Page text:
There were not a lot of new fashions appearing in the 1930s, perhaps because the Great Depressin following the 1929 stock market crash caused many families to retrench. Several fashions, however, evolved during the decade and the fround work was set for the American boy's big leap to long trousers in the 1940s. The standard for boys was that younger boys wore short pants and older boys wore knickers. Once boys began senior high school they generlly began wearing long pants. Overalls were common for boys of all ages in rural America. Some destinctive 1930s styles were "T"-shirts, leather high top boots (with a pocket for a Scout Knife), leather fleece lined jackets, corduroy knickers and leather aviator helmets
The standard headwear for boys in the 1930s was the flat cap. Younger boys might wer berets. A few boys had baseball caps. Thre were also winter caps with ear flaps. A popular novelty cap style was leather aviator helmets with goggles. Outwardly American men's clothing had changed only subtly during 1930s. Men and older boys wore suits with wider shoulders and more double-breasted suits. Boys wore both single and double breasted suits. School age boys mostly wore knicker suits. Younger boys might wear short pants suits. American boys commonly wore knickers in the 1930s. At the beginnng of the 1930s the knickers buckled at the knee. Most boys by the 1930s were wearing knickers that buckled below the knee. A new style of knickers appeared in the mid-1930s. Velvet Fauntleroy suits had not entirely disappeared for boys. Sailor suits were once one of the most popular outfits worn by boys. They were still worn in the 1930s, but were much less common than before World I or even the 1920s. Once virtually every by had a sailor suit. "T"-shirts are one of the most popular garments worn by boys. Virtually every boy had colorful striped "T"-shirts. The signal the arrival of new more casual styles. Kneesocks had replaced the long stockings worn by previous generations of American boys. Boys wearing knickers mostly wore them with kneesocks. They were almost always patterened knee socks, especially argyles. Basic information about garments worn in the 1930s by American boys is as follows:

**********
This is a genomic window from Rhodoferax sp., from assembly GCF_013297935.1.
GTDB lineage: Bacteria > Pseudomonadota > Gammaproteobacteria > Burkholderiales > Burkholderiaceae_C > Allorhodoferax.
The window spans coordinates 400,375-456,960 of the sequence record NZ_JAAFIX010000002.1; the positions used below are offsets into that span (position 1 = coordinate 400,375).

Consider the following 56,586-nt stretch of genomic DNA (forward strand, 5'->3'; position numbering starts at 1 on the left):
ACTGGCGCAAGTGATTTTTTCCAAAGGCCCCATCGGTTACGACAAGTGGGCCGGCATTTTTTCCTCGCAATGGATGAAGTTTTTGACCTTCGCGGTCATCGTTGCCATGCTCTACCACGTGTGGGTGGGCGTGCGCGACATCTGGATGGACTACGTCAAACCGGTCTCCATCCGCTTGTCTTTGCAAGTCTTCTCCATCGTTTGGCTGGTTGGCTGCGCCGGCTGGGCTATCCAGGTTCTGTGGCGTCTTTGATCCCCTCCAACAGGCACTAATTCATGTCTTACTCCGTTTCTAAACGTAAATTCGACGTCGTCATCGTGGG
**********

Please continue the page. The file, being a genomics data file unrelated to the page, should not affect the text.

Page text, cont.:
There were still many fashion conventions concerning childrens clothes in the 1930s. These conventions were associated with both age and gender. There was some variation such as region and social class which affected these conventions. We note changes here so we substantial differences from both the 1920s and 40s. Boys in the 1930s commonly wore knickers, often with brightly patterned knee socks. Younger boys might wear short pants. Here social class was a factor and not just age. Boys from well to do families were more likely to wear short pants than boys from working-class families. Older boys might wear long pants. Long stocks were still worn, especially by younger boys. Most boys wore shoes. We begin to see quite a few boys wearing tennis shoes, but generally not to school. A few boys wore sandals, but mostly younger boys during the summer. Girls still mostly wore dresses, but we see some some girls wear rompers for school gym classes and summer camps. We also see some girls wearing short pants, but it was not yet particularly common. Girls commonly wore sandals.
Boys dressed differently depending on the occassion. Here thre were both dressup and casual occassions. Ooutfits varies a good bit depending on these two circumnstances. Boys wore suits and ties commonly when dressing up, but ther were fewer dressup occassions. And some boys might just wear a dress shirt and tie rather than asuit whn dressing up. There were a wide rnge of casual outfits, especially for the summer. This depending somewhat on age. Some outfit ha a kind of crossover usage such as sailor suits. There were fewer dressup occassioins han earlier in the decade. Boys wore short pants, knickers, and long pants for both dressup anbd casual occassions. Here age was more imporyant than the iccassion. Girls still wore mosly dresses even for casual wear. They would have a special party dress when dressing up. Girls might have summer frocks for play or wore just wore older resses. We do see some casul garmnents being win incluing rimpes and shor, but dresses wer more common. Anther category of clothing usage was school wear. Most children got a brand new set of clothes for each svchool year. Suits and tis were no longer very coimmon at schol, but nether did childrn where casual clothes very commonly. Boys did not yet wear jeans to school anb we see fewer boys in rural areas wearing overalls, especiallu by the end of the decade.